The listing calls for a writer to help "punch up" the story and plot outlines, including writing up voice-over dialogue and in-game text for missions and interactions. Gearbox wants candidates to have a penchant for humor and inject comedy into the mix--another staple of the Borderlands series--while staying true to the plot arc.
Like other major publishers such as Activision, Electronic Arts, and Ubisoft, Take-Two Interactive, the parent company of Rockstar Games, 2K Games, and Gearbox Software, uses recurring monetization streams via microtransactions and in-game purchases to act as safety nets in case new IPs backfire.
Making AAA games costs a lot of money--sometimes even $100 million--and publishers are typically risk averse when it comes to new IPs. But some publishers, like Ubisoft, have used new IPs as a gateway for a new interactive digital business model and have tremendously benefited from taking that risk. But Ubisoft's new IPs and digital games all have one thing in common: they're monetized via in-game purchases. This isn't a mistake: if, say, For Honor tanked, Ubisoft could buffer the loss with microtransaction earnings from a successful game like Ghost Recon: Wildlands or Rainbow Six: Siege. This is part of the biggest and more lucrative digital strategy the games industry is currently following, and will be a big part of gaming's future because of the tangible benefits it offers.
Take-Two Interactive CEO Strauss Zelnick recently spoke out on the topic, discussing the merits of microtransactions and how they help big publishers make key decisions. If it weren't for the big billion-dollar treasure trove of earnings from GTA Online's microtransactions over the years (analyst firm SuperData says GTA Online has made over $1 billion in earnings to date), Take-Two (and more specifically Gearbox) would've been hit a lot harder by Battleborn's failure. And if it weren't for those recurring revenue streams, which continually bring in money, Battleborn may not have been greenlit in the first place as the publisher would be more risk adverse than they already are.
"It's vastly more risky to create new IP than it is to create sequel IP. The problem is if all you do is create sequel IP you're burning the furniture. And it's not creatively all that interesting. We don't see that as pursuing or fulfilling our mission if we're not launching new IP," Take-Two Interactive CEO Strauss Zelnick said at Goldman Sachs' 26th Annual Communicopia Conference.
"Every one of our divisions is working on new IP, to a greater or lesser extent, and we expect to bring new IP to market. But we have to be selective because if we do it and we get it wrong, it's very costly. And again we have gotten it wrong occasionally and it has been costly."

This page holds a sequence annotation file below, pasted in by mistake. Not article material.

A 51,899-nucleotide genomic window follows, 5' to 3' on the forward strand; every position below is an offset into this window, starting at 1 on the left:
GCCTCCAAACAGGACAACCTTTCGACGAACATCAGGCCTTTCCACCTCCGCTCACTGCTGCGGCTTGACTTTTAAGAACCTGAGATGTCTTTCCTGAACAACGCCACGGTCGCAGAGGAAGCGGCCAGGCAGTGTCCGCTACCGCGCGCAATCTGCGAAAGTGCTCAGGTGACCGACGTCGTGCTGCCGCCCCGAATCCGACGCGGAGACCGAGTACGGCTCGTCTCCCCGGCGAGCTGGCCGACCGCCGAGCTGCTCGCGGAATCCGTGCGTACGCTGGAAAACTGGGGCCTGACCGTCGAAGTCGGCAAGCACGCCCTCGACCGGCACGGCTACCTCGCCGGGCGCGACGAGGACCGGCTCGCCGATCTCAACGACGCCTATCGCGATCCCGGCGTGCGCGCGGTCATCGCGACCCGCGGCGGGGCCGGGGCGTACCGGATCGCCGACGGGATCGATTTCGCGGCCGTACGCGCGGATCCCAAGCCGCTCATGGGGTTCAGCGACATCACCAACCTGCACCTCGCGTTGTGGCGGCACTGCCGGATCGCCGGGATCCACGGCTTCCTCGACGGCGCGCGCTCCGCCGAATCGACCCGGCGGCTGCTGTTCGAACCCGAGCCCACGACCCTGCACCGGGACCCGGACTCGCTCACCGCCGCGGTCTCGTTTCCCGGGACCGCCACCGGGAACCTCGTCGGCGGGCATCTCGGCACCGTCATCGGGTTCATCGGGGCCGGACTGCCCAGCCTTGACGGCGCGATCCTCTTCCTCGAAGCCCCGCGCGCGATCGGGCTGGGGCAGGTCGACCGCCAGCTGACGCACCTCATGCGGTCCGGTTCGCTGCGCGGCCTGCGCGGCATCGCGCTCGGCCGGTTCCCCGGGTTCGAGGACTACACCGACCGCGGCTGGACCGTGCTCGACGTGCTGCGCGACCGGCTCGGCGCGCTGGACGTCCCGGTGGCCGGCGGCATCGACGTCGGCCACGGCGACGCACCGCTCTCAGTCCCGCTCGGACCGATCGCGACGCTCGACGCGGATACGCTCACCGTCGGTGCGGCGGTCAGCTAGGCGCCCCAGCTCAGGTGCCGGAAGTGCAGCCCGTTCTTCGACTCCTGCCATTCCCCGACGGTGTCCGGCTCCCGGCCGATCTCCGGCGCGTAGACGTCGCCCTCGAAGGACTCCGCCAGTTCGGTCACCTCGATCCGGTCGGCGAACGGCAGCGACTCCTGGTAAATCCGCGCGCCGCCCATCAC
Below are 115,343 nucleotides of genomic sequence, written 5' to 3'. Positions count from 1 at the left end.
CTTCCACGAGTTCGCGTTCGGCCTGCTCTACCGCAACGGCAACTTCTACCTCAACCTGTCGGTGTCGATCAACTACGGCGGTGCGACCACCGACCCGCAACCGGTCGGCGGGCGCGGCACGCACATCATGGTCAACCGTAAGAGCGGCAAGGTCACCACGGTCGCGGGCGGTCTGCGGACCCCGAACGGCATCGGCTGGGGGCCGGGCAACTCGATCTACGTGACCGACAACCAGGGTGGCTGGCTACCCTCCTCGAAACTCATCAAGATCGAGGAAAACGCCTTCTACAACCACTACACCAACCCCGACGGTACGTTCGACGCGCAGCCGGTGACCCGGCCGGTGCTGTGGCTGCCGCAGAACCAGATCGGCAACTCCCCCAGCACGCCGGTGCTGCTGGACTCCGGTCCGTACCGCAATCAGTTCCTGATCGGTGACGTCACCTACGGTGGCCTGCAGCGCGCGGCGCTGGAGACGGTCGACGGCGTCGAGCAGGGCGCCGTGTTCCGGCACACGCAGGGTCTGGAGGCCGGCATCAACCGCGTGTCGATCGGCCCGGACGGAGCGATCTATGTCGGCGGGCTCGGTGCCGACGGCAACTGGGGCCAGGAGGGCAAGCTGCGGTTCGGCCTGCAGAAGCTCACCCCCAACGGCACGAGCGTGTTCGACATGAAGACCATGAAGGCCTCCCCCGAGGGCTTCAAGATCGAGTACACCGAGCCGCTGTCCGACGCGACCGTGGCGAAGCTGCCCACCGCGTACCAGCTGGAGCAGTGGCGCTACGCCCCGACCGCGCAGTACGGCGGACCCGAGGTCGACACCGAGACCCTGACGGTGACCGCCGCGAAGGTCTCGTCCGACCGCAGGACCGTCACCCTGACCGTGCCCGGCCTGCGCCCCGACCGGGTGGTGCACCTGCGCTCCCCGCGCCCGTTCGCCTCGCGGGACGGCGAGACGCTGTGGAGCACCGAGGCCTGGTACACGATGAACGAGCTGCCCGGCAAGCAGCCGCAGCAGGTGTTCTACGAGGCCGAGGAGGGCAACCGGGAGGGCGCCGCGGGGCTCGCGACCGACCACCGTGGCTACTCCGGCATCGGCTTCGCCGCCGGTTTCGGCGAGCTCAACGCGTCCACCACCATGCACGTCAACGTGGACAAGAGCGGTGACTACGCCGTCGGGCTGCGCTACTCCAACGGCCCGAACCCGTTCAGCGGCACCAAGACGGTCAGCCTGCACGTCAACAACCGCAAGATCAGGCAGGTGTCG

UK MP Tracey Crouch, the Parliamentary Under-Secretary for the Department for Digital, Culture, Media and Sport, has responded to the popular petition regarding lootboxes. Her answer? It's basically up to the Gambling Commission what answers are taken.
Following the ESRB's affirmations that lootboxes technically aren't gambling and the ratings board can't define it as such, as well as the European ratings board PEGI delivering a similar response, frustrated gamers and concerned citizens in the UK formally wrote up a petition asking the government how it plans to "protect vulnerable adults and children from illegal gambling, in-game gambling, and loot boxes within computer games."
Today the UK's Tracey Crouch delivered a response, and it's not what loot-box haters wanted to hear. The MP notes that regulations outlined for gambling and loot boxes have been outlined by the government's Gambling Commission in a position paper released in March 2017, and that commission is "keeping this matter under review and will continue to monitor developments in the market."
Rocket League are introducing their first themed-event for Halloween, Haunted Hallows. The timed event introduces new crates, in-game items and a new form of currency, Candy Corn. Haunted Hallows begins tomorrow- October 16 and runs through to November 6.
Candy Corn is Haunted Hallows limited-time currency and is earned by completing Online Matches. The Candy Corn currency can be redeemed for Halloween items, Decryptors, and locked "Haunted Hallows" crates. Candy Corn won't expire on November 6 when Haunted Hallows is finished, you will still have the option to spend remaining currency for one-week post-Halloween Hallows.